Sharing Knitting Techniques on YouTube

I was thinking the other day about the evolution of technology and how it's changed our lives. When I was in college I thought I was pretty cool because I had a typewriter with built-in correction tape. Pretty slick. I used it to type up papers on topics I researched using the card catalog in the library.

Here's a video about how to care for your handknits (this video is housed on YouTube but we "pinned" it to Knitting Daily)     

Now students tote their laptops to class and do research on their smart phones. What a change!

I use technology all day (almost) every day, and one of the most valuable technological tools for my knitting life is YouTube.com. There's a video there for almost every knitting technique you might need to learn or brush up on, and I use it all the time. When I teach beginning knitting I supply a list of videos for students to use if they get stuck, and many people have told me that the videos made them keep knitting because they had somewhere to go when they made a mistake or got frustrated.

YouTube isn't just a resource to go to—you can share your knitting techniques by making your own videos! In the Summer 2012 issue of Spin-Off magazine Denise Jackson tells us how to share our own videos with the fiber masses. Here's some of that article for you:

Make Videos for YouTube

YouTube.com is an excellent learning zone. For those of us who have some skills to share, YouTube provides a format for portable world access.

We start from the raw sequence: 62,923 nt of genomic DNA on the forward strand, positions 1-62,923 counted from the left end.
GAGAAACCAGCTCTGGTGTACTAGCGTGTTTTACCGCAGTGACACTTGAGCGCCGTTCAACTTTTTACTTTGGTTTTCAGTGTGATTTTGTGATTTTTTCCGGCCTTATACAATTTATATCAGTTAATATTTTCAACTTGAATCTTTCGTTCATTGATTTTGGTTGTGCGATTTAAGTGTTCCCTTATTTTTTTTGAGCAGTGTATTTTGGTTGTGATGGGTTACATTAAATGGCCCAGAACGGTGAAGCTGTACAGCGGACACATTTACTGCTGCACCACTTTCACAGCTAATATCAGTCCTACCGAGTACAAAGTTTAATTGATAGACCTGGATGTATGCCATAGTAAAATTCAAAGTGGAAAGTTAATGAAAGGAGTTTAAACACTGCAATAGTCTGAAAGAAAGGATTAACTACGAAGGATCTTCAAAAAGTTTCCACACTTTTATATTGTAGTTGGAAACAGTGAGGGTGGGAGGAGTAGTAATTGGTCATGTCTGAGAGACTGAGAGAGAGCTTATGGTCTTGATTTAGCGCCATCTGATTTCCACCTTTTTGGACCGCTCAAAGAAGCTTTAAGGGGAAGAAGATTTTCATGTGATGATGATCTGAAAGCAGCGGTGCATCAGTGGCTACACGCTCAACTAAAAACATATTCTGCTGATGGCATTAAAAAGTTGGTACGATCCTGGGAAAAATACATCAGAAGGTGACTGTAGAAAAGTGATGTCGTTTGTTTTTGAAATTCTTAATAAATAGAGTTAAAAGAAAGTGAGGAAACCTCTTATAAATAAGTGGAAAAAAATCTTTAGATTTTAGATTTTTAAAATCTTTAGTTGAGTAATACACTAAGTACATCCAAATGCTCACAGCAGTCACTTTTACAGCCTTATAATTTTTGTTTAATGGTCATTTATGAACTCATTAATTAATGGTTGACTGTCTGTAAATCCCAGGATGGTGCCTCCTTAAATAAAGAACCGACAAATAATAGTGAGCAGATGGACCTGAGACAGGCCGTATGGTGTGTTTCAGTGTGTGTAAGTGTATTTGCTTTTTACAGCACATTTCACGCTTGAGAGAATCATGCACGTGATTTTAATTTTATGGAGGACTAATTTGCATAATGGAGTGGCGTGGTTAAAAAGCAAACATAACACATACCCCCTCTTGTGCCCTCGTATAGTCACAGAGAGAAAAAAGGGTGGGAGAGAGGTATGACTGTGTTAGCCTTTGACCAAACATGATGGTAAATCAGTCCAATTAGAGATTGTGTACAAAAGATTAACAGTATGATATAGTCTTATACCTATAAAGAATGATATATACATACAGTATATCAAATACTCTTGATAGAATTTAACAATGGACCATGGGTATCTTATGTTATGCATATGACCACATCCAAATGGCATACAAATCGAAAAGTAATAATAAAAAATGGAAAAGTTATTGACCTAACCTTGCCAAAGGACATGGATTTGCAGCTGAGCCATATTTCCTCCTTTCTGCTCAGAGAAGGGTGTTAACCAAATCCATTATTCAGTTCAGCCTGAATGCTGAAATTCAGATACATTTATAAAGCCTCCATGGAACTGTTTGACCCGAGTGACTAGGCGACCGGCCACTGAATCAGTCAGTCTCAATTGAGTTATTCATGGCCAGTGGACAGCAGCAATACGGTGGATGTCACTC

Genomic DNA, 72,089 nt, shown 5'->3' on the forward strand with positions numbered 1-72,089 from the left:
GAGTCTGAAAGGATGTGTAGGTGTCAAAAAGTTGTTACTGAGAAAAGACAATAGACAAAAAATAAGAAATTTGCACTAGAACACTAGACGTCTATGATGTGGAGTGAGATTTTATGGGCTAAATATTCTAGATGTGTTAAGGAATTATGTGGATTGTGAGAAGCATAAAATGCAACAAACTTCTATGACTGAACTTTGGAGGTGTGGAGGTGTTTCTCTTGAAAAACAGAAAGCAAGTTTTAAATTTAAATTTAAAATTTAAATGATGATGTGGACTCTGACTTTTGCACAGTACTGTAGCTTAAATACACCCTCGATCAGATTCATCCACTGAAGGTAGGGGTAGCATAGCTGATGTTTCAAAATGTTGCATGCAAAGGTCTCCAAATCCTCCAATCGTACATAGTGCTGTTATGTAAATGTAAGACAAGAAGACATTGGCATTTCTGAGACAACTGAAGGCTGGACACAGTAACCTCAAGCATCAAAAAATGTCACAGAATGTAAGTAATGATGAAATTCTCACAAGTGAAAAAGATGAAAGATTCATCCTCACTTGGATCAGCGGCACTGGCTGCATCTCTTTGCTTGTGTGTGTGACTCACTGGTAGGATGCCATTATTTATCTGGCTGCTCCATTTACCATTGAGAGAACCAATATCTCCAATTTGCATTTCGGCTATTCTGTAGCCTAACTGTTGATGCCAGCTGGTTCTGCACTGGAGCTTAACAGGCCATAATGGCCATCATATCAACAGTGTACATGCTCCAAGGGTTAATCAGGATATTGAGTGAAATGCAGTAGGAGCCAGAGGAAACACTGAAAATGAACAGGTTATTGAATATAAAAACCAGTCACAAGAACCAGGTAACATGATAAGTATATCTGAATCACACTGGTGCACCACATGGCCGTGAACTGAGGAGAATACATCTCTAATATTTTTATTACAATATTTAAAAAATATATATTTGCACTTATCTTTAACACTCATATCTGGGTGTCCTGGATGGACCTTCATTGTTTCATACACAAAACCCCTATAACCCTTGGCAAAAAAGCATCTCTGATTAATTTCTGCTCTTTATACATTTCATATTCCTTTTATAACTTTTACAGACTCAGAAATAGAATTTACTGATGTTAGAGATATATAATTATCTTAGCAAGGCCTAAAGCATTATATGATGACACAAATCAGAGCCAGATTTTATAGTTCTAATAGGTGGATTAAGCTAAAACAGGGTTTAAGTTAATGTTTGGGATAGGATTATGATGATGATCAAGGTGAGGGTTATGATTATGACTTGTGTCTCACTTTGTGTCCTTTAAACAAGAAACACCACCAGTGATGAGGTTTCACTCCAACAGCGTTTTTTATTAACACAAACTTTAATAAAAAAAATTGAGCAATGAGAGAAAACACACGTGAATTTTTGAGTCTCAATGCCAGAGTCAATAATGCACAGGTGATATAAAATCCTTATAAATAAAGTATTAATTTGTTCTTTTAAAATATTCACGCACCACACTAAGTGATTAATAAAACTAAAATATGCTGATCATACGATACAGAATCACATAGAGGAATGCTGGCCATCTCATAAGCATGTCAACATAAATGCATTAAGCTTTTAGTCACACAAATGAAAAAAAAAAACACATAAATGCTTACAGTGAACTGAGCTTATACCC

Some questions you will need to answer before you get started:
• What do you, as a viewer, like to see?
• What are your hands doing? Where are they positioned? How do you hold the fiber so the viewer can see it?
• Is the video quality good enough so viewers can clearly see details and subtle movements?
• Are you better in front of or behind the camera? Who do you want to help you film?

Supplies:
• Digital camera (best), webcam, or cell phone with a camera
• YouTube account
• Ability to edit the movie, either on YouTube or with video-editing software such as iMovie or Windows Movie Maker (teenagers can help here!)

    
Here's my YouTube video showing the picot cast-on.

A few hints:
• Viewers do not need to see your face and would rather see your hands performing the technique.
• Think about camera angles to highlight what you are doing.
• Have good lighting so your hands can be seen.
• Often, sound quality isn't great. To get around this, import sound clips or place title cards to describe actions.

—Denise Jackson, from the Summer 2012 issue of Spin-Off magazine

Why not try your hand at making a video? I made one showing the picot cast-on, above, and it was easy-peasy!

Subscribe to Spin-Off magazine to get lots more great info like this, plus beautiful knitting patterns!

Cheers,

Post a Comment

You must be logged in to post a comment.